Problems with large block cipher sizes for EAX mode and the Mac algorithm OMAC / CMAC


EAX mode is a common mode of operation for block ciphers which allows confidentiality, integrity, and authenticity (Authenticated Encryption). EAX mode bases on the message authentication code OMAC (OMAC1 became a recommendation by NIST called CMAC).

Block Size of Ciphers

Block cipher operate internally on blocks, a fixed size of bits. For example AES candidates were required to support a block size of 128 bits, most of the earlier cipher operates on 64 bits. In general a block size must be chosen so that it is not feasible to pre-compute and store all plaintext-ciphertext pairs. For performance and implementation reasons most block ciphers uses a multiple of 32 bits.

EAX is the only common mode which is suitable for various block sizes. It's more flexible than, for example, the (faster) GCM mode.
It is especially hard to perfom an authenticated encryption for block ciphers that are not vulnerable to chache-timining attacks like Shacal-2 or Threefish. The CAESAR Competition for Authenticated Encryption runs until 2017. Then, we have probably better options for authenticated encryption.

Block Size Problems

Although CMAC is not restricted to any block size of a cipher, most implementations support only the two most common block sizes 64 bits and 128 bits. The reason for this is probably that all of the papers about EAX or CMAC (OMAC) only specify the 64/128 bit related constants. Only the NIST paper presents also the constant for 256 bit (pdf ). There are several other block ciphers whose block size does not comply with the usual lengths 64 and 128 bits, most of them allow variable block sizes.

This is a short list of block sizes and more or less common block ciphers:
  • 32 bits: RC5 (not suggested, but possible), Simon, Speck
  • 48 bits: Simon, Speck
  • 64 bits: Blowfish, DES, Triple-DES, CAST-128, IDEA, RC2, Skipjack, TEA, XTEA, GOST, Misty1, RC5, Simon, Speck
  • 96 bits: Simon, Speck
  • 128 bits: AES, Serpent, Twofish, Camellia, CAST-256, SEED, Mars, RC6, RC5, Rijndael, Simon, Speck
  • 160 bits: Shacal-1, Rijndael
  • 192 bits: Rijndael
  • 224 bits: Rijndael
  • 256 bits: Shacal-2, Threefish, Rijndael
  • 512 bits: Threefish
  • 1024 bits: Threefish

RC5 has variable block size: 32, 64 or 128 bits (64 suggested).
Threefish has variable block size ( = key size): 256, 512, 1024.
Rijndael (origin of the AES) allows block sizes of 128, 160, 192, 224 and 256.
XXTEA allows variable, not limited block sizes.
Simon and Speck allow 32, 48, 64, 96 or 128 bits.

Now, the Bouncy Castle Java Crypto APIs (Release: 1.53, 2015, October 10) support several block sizes:
64, 128, 160, 192, 224, 256, 320, 384, 448, 512, 768, 1024, 2048.
But as far as I know, this is the only library, that supports so many block sizes.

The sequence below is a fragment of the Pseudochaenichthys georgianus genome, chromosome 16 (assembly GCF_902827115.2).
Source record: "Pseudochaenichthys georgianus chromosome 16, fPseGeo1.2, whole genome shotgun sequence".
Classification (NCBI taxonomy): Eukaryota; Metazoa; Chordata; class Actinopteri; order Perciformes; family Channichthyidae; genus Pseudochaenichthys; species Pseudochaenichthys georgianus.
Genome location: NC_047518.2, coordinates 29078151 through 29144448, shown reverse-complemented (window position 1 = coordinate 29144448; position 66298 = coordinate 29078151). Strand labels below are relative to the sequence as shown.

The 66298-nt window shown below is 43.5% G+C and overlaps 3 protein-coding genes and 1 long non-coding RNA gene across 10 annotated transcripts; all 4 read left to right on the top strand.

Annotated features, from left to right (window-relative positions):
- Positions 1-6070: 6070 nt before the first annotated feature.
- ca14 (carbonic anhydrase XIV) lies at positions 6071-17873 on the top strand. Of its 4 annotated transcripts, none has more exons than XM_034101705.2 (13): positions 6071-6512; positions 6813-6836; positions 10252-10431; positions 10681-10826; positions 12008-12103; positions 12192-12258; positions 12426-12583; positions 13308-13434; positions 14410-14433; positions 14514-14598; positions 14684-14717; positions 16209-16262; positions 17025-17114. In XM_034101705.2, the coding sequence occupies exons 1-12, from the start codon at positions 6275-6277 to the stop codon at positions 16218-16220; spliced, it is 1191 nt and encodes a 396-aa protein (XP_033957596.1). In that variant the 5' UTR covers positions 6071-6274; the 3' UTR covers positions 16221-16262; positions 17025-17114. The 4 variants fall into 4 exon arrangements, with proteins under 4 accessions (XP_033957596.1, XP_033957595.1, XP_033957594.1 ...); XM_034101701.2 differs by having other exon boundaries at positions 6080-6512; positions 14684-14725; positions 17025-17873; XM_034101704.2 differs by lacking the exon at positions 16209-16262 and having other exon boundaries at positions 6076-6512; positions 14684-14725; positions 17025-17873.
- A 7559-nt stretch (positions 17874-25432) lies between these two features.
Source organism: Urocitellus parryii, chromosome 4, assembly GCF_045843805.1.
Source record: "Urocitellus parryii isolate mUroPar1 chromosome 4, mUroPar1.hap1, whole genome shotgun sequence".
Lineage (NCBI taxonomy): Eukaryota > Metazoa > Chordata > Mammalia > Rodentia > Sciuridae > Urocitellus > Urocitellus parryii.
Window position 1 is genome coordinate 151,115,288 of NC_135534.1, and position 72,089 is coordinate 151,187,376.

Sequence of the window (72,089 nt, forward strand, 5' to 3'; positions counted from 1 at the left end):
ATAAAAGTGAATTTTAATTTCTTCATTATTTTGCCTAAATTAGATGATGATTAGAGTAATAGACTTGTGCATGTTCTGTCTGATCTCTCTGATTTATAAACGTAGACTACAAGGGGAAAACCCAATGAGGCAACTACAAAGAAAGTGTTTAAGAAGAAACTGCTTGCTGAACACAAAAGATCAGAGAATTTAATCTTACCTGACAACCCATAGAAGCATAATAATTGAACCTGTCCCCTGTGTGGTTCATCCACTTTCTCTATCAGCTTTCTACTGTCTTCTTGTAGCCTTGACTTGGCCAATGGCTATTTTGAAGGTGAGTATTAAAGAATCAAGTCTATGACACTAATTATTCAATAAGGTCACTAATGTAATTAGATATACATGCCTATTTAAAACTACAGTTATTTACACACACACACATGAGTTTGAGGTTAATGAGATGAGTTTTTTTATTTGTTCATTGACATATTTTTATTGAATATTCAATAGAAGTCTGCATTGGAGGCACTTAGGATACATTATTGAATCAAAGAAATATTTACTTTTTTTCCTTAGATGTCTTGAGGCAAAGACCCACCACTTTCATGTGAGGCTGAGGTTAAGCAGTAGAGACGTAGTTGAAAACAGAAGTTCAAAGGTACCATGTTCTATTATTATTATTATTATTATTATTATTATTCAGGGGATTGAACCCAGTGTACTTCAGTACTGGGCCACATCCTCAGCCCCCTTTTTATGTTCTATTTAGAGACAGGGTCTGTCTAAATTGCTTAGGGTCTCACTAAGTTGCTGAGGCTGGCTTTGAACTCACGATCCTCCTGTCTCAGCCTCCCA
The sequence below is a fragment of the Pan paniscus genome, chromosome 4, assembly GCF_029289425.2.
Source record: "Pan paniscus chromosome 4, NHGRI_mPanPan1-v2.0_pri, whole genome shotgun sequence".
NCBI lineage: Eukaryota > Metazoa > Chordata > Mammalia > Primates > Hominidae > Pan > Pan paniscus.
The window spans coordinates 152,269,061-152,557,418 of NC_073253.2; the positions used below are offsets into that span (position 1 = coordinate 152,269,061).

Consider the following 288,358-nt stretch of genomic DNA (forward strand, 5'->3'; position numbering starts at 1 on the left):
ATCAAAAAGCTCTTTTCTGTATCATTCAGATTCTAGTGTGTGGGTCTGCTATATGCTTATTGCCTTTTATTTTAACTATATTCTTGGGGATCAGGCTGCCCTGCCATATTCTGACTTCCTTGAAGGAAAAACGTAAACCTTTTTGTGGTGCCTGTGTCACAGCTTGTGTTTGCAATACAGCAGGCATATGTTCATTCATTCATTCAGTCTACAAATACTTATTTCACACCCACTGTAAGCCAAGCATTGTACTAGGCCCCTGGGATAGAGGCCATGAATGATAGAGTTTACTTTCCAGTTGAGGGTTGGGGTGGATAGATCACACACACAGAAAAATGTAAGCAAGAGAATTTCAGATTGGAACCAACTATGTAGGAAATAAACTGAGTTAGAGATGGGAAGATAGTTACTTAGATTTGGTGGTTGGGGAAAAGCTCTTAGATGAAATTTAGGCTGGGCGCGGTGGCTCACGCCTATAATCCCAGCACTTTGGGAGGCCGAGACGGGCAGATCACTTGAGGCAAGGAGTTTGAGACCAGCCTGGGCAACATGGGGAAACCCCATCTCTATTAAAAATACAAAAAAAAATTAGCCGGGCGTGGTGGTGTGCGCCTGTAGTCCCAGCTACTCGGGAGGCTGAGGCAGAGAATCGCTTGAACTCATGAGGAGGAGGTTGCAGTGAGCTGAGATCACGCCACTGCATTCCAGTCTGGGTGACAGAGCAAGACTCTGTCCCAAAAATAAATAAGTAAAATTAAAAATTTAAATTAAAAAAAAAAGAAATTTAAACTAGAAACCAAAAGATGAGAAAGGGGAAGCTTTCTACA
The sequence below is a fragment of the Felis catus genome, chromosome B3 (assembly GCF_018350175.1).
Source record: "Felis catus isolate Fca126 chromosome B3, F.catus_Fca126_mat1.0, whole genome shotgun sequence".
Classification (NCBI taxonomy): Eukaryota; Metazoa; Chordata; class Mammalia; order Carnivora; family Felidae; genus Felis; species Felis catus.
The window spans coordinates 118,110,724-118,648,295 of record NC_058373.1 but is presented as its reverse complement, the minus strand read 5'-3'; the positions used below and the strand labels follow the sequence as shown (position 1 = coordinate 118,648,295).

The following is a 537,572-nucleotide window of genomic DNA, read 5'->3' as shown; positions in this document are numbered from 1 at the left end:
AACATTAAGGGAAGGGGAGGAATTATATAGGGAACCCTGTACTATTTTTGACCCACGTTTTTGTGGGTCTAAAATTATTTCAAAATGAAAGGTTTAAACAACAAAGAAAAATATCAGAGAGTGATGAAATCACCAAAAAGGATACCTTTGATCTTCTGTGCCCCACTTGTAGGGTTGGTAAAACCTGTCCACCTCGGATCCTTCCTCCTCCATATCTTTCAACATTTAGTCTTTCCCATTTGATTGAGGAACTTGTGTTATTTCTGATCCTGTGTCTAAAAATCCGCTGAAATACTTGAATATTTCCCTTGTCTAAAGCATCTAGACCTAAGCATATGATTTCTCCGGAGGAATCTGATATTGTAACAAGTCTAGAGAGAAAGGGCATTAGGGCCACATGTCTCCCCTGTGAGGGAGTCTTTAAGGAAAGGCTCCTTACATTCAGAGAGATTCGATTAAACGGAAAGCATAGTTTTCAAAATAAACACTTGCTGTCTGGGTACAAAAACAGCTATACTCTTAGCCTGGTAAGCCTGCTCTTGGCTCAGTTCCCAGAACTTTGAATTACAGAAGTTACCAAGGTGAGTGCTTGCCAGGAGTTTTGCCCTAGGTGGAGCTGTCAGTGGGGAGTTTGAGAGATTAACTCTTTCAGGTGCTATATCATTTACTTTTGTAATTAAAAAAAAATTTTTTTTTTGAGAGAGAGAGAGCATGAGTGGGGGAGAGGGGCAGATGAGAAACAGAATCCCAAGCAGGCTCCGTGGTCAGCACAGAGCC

The description how to get the subkey constant can be found in the papers about the EAX mode and the CMAC algorithm.
However theses descriptions are not very helpful for most people.

NIST Special Publication 800-38B “Recommendation for Block Cipher Modes of Operation: The CMAC Mode for Authentication” (pdf): The NIST description of the EAX tells us in chapter 5.3:
One of the elements of the subkey generation process is a bit string, denoted Rb, that is completely determined by the number of bits in a block. In particular, for the two block sizes of the currently approved block ciphers, R128 = 012010000111, and R64 = 05911011. In general, Rb is a representation of a certain irreducible binary polynomial of degree b, namely, the lexicographically first among all such polynomials with the minimum possible number of nonzero terms. If this polynomial is expressed as ub+cb-1ub-1+...+c2u2+c1u+c0, where the coefficients cb-1, cb-2, ..., c2, c1, c0 are either 0 or 1, then Rb is the bit string cb-1cb-2...c2c1c0.

Get a Constant

How can we compute a "representation of a certain irreducible binary polynomial of degree b, namely, the lexicographically first among all such polynomials with the minimum possible number of nonzero terms"? Programmers of cryptographic algorithms are not necessarily mathematician. Fortunately we don't need to compute by ourself, there is a list available here.
We can find for example for the 64 bit block 64,4,3,1, which means 2^64 + 2^4 + 2^3 + 2^1 (our polynomial). To get an OMAC constant, we cut the first term (2^64) and add 1. 2^64 + 2^4 + 2^3 + 2^1 becomes the constant 27, hexadecimal 0x1B ( 2^4 + 2^3 + 2^1 + 1).

This is a small list of CMAC constants for some block sizes
(this includes at least all common cipher block sizes)

Block size Calculation Polynomal (hex) Polynomal (bit)
32 2^7+2^3+2^2+1 0x8D 10001101
48 2^5+2^3+2^2+1 0x2D 101101
64 2^4+2^3+2^1+1 0x1B 11011
96 2^10+2^9+2^6+1 0x641 11001000001
128 2^7+2^2+2^1+1 0x87 10000111
160 2^5+2^3+2^2+1 0x2D 101101
192 2^7+2^2+2^1+1 0x87 10000111
224 2^9+2^8+2^3+1 0x309 1100001001
256 2^10+2^5+2^2+1 0x425 10000100101
320 2^4+2^3+2^1+1 0x1B 11011
384 2^12+2^3+2^2+1 0x100D 1000000001101
448 2^11+2^6+2^4+1 0x851 100001010001
512 2^8+2^5+2^2+1 0x125 100100101
768 2^19+2^17+2^4+1 0xA0011 10100000000000010001
1024 2^19+2^6+2^1+1 0x80043 10000000000001000011
2048 2^19+2^14+2^13+1 0x86001 10000110000000000001

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